The Air Force has stepped up monitoring at the water well supplying the Raymond G. Murphy VA Medical Center in Albuquerque because of the risk of spreading contamination from a Kirtland Air Force Base fuel spill.
The monitoring is one element of a newly developed “Source Water Protection Plan” developed by the Department of Veterans Affairs and the New Mexico Environment Department to ensure uninterrupted water for the hospital on Albuquerque’s south side.
The hospital now gets its water from its own well drilled in 1996-97 on the hospital’s grounds. The well is less than 1,000 feet from the nearest groundwater contaminated by a decades-old spill of aircraft fuel.
As a backup, the VA has the option of shutting the well down and shifting to a municipal water supply pipe, officials said.
Millions of gallons of fuel leaked undetected from a buried fuel pipe for decades, and the Air Force now faces a multi-million dollar cleanup amid fears of the risk to Albuquerque groundwater if the effort fails.
The fuel, smeared through more than a mile of underground water, is headed to the northeast, toward the Albuquerque Bernalillo County Water Utility’s nearest municipal drinking water wells. As a result, much of the public attention to the problem has focused on the threat to the water utility. Risk to the VA’s drinking water well has been viewed as a less serious risk because groundwater test results suggest the fuel is not moving in that direction. But the VA well is the closest drinking water supply well to the contaminated groundwater.
The well supplies 200,000 gallons per day for the hospital’s 2,000 patients and staff, plus another 200,000 gallons per day for outdoor watering during the summer, according to Juliana Hankins, the hospital’s chief of engineering.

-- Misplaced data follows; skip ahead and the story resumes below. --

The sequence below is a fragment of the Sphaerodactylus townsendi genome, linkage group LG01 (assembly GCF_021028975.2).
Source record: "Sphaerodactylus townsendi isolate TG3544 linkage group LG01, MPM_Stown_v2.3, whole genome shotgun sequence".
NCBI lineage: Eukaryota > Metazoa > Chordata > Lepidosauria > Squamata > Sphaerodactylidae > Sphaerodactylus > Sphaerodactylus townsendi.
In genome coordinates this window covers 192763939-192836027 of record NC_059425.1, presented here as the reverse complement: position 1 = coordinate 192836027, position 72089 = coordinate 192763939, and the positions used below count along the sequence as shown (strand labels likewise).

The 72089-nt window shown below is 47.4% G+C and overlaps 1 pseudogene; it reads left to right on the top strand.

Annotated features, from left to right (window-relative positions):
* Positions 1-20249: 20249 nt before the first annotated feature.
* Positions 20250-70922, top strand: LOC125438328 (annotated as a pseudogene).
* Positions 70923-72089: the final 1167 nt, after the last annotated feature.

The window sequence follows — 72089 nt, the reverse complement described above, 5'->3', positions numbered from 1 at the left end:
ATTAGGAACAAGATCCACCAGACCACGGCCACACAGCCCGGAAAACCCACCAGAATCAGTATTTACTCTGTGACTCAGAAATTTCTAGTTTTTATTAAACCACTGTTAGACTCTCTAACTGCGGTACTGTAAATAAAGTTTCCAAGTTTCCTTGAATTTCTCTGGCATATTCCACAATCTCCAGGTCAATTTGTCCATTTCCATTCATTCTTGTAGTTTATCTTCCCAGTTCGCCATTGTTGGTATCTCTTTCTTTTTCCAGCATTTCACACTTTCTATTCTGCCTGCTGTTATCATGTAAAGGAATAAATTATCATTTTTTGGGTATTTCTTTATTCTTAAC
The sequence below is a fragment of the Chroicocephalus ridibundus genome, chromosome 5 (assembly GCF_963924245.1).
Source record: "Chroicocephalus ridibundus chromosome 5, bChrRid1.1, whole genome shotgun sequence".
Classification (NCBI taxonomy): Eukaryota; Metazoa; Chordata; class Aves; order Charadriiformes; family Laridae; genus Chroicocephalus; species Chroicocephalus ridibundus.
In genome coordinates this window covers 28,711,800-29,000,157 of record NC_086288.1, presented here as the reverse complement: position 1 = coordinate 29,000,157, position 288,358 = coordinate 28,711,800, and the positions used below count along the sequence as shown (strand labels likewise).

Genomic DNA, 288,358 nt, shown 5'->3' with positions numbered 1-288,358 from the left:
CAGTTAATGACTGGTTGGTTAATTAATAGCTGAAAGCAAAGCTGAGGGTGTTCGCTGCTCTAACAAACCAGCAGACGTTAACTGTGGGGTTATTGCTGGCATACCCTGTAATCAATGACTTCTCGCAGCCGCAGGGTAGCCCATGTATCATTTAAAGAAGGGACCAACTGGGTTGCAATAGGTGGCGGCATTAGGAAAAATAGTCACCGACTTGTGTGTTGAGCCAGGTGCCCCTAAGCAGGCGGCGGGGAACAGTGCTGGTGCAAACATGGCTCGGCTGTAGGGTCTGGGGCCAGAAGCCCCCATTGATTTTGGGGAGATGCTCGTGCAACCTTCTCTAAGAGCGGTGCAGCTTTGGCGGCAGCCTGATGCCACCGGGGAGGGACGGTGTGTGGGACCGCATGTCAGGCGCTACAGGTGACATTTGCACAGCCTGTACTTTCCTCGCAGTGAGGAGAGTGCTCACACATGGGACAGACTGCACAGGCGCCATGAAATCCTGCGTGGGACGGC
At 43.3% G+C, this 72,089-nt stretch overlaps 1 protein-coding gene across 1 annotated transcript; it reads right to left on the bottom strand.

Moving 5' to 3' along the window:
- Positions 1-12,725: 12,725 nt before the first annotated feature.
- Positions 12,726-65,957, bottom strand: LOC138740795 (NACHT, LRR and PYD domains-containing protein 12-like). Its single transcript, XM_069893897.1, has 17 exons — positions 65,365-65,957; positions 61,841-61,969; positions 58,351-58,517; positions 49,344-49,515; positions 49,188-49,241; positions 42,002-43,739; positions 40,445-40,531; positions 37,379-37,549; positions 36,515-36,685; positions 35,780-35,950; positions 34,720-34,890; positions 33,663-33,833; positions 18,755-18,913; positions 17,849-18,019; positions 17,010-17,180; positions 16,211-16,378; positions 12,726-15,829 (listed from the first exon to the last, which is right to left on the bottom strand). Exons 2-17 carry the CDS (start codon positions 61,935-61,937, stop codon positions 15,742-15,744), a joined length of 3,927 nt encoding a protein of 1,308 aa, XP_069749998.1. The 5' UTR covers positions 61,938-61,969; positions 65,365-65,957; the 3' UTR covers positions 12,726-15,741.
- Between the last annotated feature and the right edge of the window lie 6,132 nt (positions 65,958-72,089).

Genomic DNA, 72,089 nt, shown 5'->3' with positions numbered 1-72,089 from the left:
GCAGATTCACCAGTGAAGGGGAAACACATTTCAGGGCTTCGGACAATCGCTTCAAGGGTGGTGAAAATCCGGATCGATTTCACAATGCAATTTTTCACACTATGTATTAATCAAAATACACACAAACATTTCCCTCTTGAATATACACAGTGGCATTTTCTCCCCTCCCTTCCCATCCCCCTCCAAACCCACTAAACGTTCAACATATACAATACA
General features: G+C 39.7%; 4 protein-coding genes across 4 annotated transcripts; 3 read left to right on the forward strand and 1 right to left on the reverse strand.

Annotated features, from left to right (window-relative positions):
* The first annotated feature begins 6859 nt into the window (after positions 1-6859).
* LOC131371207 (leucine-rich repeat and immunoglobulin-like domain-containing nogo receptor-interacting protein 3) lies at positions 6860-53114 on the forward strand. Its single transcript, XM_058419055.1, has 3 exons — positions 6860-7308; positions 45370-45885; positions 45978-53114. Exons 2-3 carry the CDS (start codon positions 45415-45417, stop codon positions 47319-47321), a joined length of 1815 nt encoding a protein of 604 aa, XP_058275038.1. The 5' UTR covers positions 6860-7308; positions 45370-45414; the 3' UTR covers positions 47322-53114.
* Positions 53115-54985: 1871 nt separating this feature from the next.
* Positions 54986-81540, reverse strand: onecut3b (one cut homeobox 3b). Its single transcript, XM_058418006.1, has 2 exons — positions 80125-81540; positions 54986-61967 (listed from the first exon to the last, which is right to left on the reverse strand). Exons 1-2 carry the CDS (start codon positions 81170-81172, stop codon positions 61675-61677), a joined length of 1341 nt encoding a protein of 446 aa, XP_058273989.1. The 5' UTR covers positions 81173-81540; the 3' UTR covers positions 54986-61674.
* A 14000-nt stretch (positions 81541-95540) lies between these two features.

The first line of defense is a pair of “sentry” wells drilled to monitor groundwater between the fuel spill area and the VA’s drinking water well, Hankins said in an interview. So far, all the tests there have come up clean. “Those have never had any hits,” Hankins said.
With Air Force funding, the water from the VA well itself is being tested monthly now, with a separate contractor testing samples taken quarterly to provide some redundancy. “The redundancy of water-quality monitoring is a prudent measure,” the VA-Environment Department team wrote in their Source Water Protection Plan. Those tests also have consistently come up clean, according to state records reviewed by the Journal.
The VA-Environment Department document formalizes the hospital’s plans for what to do if the sentry wells show contamination. The plan calls for immediately switching over to the already-existing water line from the Albuquerque Bernalillo County Water Utility Authority, Hankins explained.
The plan also calls for further study of the possibility of other longer term measures, including research into treating contaminated well water.